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Obstet Gynecol Sci > Volume 57(1); 2014 > Article
Ku, Lee, and Lee: Effect of human papillomavirus genotype on severity and prognosis of cervical intraepithelial neoplasia

Abstract

Objective

This study evaluated the effect of the specific human papillomavirus (HPV) genotypes on severity and prognosis in cervical intraepithelial neoplasia (CIN) patients.

Methods

The medical records of 446 patients treated with loop electrosurgical excision procedure (LEEP) were reviewed. The severity of CIN was categorized as CIN1/CIN2 versus CIN3+ including CIN3 and carcinoma in situ (CIS). HPV genotypes were categorized as 1) low risk, 2) intermediate risk, 3) high risk/HPV 16, 4) high risk/HPV 18, and 5) unclassified. Progression was defined as abnormal cytology, including atypical squamous cells, low-grade squamous intraepithelial lesion and high-grade squamous intraepithelial lesion. The margin status and progression free survival (PFS) by HPV genotypes were analyzed in 355 women with three months or more of post-treatment records.

Results

CIN3+ was the most common CIN type (67.7%), and high risk/HPV 16 (26.9%) was the most common genotype. Intermediate risk (P < 0.01), high risk/HPV 16 (P < 0.01) and high risk/HPV 18 (P < 0.01) were significantly more common in women with CIN3+ than CIN1/CIN2. Patients with high risk/HPV 18 showed the highest rate of positive margins (P < 0.01). The margin status proved to be the only statistically significant factor affecting PFS.

Conclusion

The proportion of positive margins was significantly different by HPV genotypes and highest in high risk/HPV 18 group. CIN patients with high risk/HPV 18 need to be more carefully tracked than patients with the other HPV genotypes.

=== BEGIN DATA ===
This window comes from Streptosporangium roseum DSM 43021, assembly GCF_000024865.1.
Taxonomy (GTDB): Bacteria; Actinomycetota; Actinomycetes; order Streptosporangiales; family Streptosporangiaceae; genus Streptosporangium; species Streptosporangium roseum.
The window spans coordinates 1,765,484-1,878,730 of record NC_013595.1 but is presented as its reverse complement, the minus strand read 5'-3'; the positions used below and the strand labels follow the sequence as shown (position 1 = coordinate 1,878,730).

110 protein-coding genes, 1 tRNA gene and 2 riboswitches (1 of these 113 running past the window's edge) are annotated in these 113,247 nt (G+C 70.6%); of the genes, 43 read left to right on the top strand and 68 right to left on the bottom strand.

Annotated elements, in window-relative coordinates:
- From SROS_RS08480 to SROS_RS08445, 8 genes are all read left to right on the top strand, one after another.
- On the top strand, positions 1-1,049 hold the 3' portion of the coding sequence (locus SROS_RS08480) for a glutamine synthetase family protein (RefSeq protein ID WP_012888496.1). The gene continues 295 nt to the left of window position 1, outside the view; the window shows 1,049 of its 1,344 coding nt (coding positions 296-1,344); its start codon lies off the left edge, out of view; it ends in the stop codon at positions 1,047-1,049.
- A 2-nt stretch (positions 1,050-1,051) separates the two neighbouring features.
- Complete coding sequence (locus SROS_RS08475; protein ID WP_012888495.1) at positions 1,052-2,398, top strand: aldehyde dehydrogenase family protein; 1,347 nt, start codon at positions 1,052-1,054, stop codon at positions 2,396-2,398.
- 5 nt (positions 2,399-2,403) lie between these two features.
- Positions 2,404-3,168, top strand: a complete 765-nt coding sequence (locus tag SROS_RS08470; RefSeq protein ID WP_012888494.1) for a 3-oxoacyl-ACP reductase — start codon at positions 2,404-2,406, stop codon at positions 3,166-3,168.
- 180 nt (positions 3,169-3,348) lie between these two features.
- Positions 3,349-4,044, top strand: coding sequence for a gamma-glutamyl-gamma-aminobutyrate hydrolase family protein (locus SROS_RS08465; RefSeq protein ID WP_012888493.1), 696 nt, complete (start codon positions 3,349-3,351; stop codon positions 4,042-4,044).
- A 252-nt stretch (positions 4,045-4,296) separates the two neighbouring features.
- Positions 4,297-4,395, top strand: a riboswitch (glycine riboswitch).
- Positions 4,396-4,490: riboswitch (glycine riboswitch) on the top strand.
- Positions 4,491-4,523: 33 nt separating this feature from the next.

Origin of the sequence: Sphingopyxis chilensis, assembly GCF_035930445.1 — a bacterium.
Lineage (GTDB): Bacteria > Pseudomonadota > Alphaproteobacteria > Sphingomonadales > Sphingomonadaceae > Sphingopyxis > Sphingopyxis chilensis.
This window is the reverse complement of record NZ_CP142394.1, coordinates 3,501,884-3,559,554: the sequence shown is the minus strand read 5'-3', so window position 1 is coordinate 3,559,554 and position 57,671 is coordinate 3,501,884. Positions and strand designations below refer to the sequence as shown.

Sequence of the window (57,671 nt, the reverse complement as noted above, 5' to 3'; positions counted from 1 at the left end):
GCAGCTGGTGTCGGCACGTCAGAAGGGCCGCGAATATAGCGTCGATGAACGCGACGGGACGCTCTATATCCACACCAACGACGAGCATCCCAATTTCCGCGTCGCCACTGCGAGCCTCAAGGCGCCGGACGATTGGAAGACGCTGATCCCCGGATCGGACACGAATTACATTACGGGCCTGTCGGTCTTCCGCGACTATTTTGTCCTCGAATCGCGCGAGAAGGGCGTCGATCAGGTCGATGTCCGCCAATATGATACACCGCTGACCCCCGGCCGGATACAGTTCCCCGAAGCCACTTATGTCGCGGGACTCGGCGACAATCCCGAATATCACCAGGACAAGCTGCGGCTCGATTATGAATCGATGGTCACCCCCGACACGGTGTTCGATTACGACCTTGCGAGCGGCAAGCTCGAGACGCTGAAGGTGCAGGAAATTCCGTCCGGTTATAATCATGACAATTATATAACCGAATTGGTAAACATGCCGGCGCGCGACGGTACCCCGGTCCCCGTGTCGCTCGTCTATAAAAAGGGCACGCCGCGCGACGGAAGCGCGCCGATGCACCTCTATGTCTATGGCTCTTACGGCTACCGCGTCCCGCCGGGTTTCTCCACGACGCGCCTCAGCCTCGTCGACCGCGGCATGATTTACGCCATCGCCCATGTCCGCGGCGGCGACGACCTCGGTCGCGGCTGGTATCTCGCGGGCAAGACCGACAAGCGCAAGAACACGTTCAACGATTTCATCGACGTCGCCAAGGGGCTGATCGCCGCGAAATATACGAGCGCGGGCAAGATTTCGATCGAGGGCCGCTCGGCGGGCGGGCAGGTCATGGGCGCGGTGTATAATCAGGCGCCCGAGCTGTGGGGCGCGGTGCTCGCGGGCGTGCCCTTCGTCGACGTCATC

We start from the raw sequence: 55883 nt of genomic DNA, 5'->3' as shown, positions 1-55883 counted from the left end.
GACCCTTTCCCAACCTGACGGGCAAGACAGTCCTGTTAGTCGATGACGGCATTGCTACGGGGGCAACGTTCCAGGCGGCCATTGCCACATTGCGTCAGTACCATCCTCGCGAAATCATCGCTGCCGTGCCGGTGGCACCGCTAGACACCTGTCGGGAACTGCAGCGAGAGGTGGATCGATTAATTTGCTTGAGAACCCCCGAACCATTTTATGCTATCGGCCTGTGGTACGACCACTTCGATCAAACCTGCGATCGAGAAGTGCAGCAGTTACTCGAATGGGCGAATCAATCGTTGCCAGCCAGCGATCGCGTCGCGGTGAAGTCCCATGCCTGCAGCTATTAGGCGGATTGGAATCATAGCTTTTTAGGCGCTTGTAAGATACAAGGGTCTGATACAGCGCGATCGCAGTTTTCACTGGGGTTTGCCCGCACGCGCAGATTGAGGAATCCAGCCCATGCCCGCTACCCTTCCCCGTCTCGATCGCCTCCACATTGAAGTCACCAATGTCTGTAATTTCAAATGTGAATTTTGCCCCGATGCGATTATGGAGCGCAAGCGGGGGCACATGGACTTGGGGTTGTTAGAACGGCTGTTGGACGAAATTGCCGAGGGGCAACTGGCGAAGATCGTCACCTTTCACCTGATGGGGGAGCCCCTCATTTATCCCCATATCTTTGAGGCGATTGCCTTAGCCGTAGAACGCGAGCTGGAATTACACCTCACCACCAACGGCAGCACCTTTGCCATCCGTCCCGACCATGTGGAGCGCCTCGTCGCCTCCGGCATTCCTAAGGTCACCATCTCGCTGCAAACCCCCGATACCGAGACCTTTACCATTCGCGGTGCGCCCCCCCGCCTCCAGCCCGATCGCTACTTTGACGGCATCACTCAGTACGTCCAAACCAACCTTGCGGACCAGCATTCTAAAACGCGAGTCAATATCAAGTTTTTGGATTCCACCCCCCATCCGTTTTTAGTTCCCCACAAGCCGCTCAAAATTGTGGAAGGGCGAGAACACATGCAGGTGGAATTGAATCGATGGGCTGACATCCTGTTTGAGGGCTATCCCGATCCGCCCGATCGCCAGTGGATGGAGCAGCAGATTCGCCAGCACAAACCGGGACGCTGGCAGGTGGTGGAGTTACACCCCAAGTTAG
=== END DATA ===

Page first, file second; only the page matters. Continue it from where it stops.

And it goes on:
Introduction

Cervical intraepithelial neoplasia (CIN) diagnoses have increased in Korea due to periodic screening and the development of cervical cancer examination methods including human papillomavirus (HPV) tests. HPV infection is a cause of premalignant and malignant epithelial lesions of the cervix. Approximately 40 different known HPV genotypes infect the anogenital tract, of which at least 12 genotypes have been linked to the development of CIN [1,2].
The etiological link between HPV genotypes and cervical cancer has been established. Lorincz et al. [3] used the terms low-risk, intermediate-risk, and high-risk to categorize HPV types: low-risk (HPV 6, 11, 42, 43, and 44), which are detected in low-grade CIN but are rare in invasive cancers; intermediate-risk (HPV 31, 33, 35, 51, 52, and 58), which are detected more frequently in CIN than in invasive cancers; high risk/HPV 16, which is associated equally with CIN and invasive carcinoma, and high risk/HPV 18 (HPV 18, 45 and 56), which is more prevalent in invasive cancers than in CIN.
CIN lesions do not always progress to invasive lesions. Spontaneous regression rate in biopsy-proven CIN1 cases is about 60% to 85%. Lesions generally regress, typically within 2 years. CIN2 lesions regress in 40% of cases and persist in 40%. CIN3 lesions regress in 33% of cases but progression to frank carcinoma is about 12% to 22% of cases [4,5]. Hence, it is likely that CIN1/CIN2 represents a less advanced stage of cervical neoplasia than CIN3 including carcinoma in situ (CIS). CIN1/CIN2 versus CIN3+ (CIN3 and CIS) may therefore serve as a measure of the severity of cervical neoplasia.
The loop electrosurgical excision procedure (LEEP) is the preferred treatment for CIN and has some advantages over other methods. However, residual/recurrent disease after a conization procedure using this technique varies between 5% and 30%, requiring reassessment and treatment once lesions are identified [6].
The main purpose of observing patients after LEEP due to CIN is the early detection of residual/recurrent cervical disease presenting a risk of progression to invasive carcinoma if an effective treatment is not administered. The status of resection margins is a predictor of residual disease [7]. Current follow-up protocols are mainly based on periodic cytology.